To read about how UCT lecturers have used incentivisation to encourage student participation, read the section of the Teaching Online Portfolio on Forum participation.

 


5. How can I give students feedback online?

There are multiple ways in which to provide student feedback using technology online. Some examples include voice notes and simple videos recorded on your laptop, which provide students personal feedback on assignments. Some lecturers have made use of group feedback after an assignment to comment on some of the common types of problems which are coming up after the submission of an assignment. Participation 'marks' may be awarded for taking part in online discussion topics or online groups.

Getting started

Teaching online

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In the podcast below, Stefan Britz reflects on the best ways to give feedback to students who learn in a blended Statistics course (from 06:00):

 


6. How do I discourage students from cheating or online tests or assessments?

Certain kinds of assessment are more suitable for online modes, such as MCQs and essays. If you can set assignments that require the students to include reflection on their own learning, the opportunities for cheating are reduced. Different institutions have used in-person proctoring or proctoring technology services for exam invigilation (but this has high cost implications). For more effective MCQs, question banks & randomised questions help to reduce the effectiveness of cheating.

Getting started

Teaching online

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7. In what ways can I use technology to facilitate formative assessment?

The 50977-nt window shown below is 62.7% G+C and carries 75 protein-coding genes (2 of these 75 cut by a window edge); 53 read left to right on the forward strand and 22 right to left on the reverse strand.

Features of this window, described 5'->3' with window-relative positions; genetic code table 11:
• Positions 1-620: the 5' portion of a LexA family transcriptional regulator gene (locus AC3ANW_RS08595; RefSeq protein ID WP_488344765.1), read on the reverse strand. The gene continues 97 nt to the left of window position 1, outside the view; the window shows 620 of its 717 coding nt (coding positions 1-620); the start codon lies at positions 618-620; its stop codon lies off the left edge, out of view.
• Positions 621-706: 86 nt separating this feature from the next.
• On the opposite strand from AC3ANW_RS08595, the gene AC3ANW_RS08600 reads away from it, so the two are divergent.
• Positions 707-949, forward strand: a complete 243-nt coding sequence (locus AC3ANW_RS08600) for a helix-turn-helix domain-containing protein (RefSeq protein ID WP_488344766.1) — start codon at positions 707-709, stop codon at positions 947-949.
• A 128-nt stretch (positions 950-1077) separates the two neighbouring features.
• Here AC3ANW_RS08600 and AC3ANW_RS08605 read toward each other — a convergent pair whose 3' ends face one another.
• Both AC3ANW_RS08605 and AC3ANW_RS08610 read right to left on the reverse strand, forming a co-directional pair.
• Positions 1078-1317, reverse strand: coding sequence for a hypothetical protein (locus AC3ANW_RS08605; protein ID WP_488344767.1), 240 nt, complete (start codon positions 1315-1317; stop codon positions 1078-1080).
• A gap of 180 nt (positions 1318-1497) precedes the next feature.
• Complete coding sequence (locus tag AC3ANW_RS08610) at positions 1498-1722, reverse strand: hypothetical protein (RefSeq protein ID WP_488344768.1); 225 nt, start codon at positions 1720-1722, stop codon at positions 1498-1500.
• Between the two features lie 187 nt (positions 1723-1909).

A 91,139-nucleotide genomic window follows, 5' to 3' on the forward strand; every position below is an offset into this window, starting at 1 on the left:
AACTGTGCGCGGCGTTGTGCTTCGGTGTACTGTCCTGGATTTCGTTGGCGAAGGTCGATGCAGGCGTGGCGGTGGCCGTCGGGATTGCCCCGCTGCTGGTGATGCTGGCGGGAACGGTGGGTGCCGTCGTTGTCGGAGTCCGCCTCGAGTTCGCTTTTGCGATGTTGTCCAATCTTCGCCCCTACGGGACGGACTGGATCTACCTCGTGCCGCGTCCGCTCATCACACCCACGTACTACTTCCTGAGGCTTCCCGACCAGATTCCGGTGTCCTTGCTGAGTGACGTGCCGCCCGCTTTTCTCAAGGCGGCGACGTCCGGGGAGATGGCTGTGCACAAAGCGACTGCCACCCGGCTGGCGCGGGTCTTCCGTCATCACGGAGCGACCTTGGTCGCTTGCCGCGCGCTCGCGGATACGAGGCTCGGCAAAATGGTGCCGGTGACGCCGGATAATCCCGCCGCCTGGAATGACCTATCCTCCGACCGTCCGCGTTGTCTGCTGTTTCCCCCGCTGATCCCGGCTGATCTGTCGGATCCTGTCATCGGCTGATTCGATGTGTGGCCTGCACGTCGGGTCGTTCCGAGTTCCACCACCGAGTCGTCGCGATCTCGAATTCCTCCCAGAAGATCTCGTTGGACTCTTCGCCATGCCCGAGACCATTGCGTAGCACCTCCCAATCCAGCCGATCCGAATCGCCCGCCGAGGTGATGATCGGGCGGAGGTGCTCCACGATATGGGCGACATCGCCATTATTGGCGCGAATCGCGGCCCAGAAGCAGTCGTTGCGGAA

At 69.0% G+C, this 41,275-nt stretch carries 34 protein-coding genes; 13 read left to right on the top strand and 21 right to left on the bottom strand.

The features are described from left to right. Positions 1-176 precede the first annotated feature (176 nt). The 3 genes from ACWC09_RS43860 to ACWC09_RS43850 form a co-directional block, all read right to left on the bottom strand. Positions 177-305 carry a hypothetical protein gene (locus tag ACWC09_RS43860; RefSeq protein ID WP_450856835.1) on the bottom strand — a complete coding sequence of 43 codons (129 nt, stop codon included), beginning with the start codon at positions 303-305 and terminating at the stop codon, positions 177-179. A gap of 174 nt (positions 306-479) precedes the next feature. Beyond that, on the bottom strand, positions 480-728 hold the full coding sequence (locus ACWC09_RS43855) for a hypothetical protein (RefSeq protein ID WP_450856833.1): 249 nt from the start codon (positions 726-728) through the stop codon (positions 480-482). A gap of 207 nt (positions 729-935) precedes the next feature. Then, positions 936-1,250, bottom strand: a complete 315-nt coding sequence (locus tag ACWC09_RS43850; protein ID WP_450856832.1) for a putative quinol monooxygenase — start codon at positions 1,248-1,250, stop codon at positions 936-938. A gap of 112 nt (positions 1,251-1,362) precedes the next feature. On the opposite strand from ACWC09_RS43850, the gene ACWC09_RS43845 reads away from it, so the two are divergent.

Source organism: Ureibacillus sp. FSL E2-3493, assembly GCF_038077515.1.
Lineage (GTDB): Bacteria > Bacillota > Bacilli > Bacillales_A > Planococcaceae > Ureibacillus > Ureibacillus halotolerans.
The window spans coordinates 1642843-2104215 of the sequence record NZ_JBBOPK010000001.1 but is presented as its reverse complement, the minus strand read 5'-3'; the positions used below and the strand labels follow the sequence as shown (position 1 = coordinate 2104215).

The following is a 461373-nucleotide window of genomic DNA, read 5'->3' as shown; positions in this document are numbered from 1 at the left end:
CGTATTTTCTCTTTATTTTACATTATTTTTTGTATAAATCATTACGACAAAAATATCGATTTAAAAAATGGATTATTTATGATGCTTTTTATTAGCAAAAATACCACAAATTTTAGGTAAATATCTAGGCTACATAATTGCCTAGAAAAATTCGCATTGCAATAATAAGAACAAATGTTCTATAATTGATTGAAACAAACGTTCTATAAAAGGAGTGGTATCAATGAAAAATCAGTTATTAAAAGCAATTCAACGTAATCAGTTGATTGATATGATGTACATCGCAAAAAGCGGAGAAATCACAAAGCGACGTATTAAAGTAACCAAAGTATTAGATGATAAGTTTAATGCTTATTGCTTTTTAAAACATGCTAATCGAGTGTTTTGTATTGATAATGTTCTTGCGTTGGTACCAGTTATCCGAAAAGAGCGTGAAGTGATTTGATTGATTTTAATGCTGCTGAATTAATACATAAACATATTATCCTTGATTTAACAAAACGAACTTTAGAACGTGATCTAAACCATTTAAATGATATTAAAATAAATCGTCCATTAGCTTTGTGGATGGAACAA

With lower-stakes formative assessment, there are many opportunities to make use of the affordances of online technologies - ranging from online collaboration for group work; preparatory MCQs as part of a flipped classroom model; requiring students to produce content via an online wiki tool to writing weekly reflective blog posts and asking students to submit audio, video or visual assignments.

Getting started

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And then obviously online assessment is big in Health Sciences. What we’ve seen in the last couple of years is that people … continue to do the same things in the same way. So to show the alternatives or possibilities when it comes to online assessment, and that it doesn’t just have to be summative. So a lot of them now are using it for formative as well, so which are the ways in which you can do that.
- Gregory Doyle, Department of Health Sciences Education

  • The following tools can be used to create small formative assessment exercises for your online classes:

    • Mentimeter - Create live polls displaying results from questions or challenges
    • Socrative - Getting live responses or feedback in the classroom
    • Kahoot - Gaming through quizzes
    • Padlet - sharing visuals
  • Formative assessment is intended to gather evidence of learning and happens during a course, such as in tutorial activities or a portfolio. Active assessment (assessment as learning) is a form of formative assessment intended on engage students in an assessment process, setting success criteria, using peer and self-assessing, using activities and feedback to clarify student learning and understanding. In many cases the same text or object for assessment, can be engaged with in various ways more or less suited to various purposes by considering the analytic tool that an educator makes use of to assess the student’s text or object. Read more...